Persistent Identifierhttp://hdl.handle.net/10722/190134
ISSN
2015 Impact Factor: 0.194
2015 SCImago Journal Rankings: 0.123

 

DC FieldValueLanguage
dc.contributor.authorGale, SCen_US
dc.contributor.authorChu, WYen_US
dc.contributor.authorIp, Pen_US
dc.contributor.authorChow, CBen_US
dc.contributor.authorWong, WHSen_US
dc.contributor.authorIp, DKMen_US
dc.contributor.authorChung, BHYen_US
dc.date.accessioned2013-09-17T15:12:11Z-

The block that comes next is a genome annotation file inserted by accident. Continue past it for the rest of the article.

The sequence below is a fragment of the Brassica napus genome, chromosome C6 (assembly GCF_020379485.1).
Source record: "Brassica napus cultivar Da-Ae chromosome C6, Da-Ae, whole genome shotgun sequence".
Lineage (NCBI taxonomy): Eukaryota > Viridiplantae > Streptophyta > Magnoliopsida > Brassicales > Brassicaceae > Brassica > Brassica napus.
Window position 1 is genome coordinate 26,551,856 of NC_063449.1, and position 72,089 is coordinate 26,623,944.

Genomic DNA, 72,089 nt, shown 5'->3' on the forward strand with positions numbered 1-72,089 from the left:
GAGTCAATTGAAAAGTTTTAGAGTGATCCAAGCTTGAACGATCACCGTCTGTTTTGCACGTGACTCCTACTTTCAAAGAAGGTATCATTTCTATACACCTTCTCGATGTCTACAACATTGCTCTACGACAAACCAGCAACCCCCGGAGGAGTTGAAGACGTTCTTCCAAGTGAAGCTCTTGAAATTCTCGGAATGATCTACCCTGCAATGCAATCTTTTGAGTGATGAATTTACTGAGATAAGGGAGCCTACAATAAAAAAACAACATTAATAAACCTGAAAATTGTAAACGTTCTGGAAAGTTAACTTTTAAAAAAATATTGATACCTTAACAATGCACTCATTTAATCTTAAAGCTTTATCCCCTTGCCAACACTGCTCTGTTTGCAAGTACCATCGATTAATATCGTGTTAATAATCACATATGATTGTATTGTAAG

dc.date.available2013-09-17T15:12:11Z-
dc.date.issued2013en_US
dc.identifier.citationThe 2013 Joint Annual Scientific Meeting of The Hong Kong Paediatric Society and Hong Kong Paediatric Nurses Association, Hong Kong, 8 September 2013. In Hong Kong Journal of Paediatrics (New series), 2013, v. 18 n. 4, p. 246en_US
dc.identifier.issn1013-9923-
dc.identifier.urihttp://hdl.handle.net/10722/190134-
dc.descriptionPoster Presentation (Doctor’s Session)-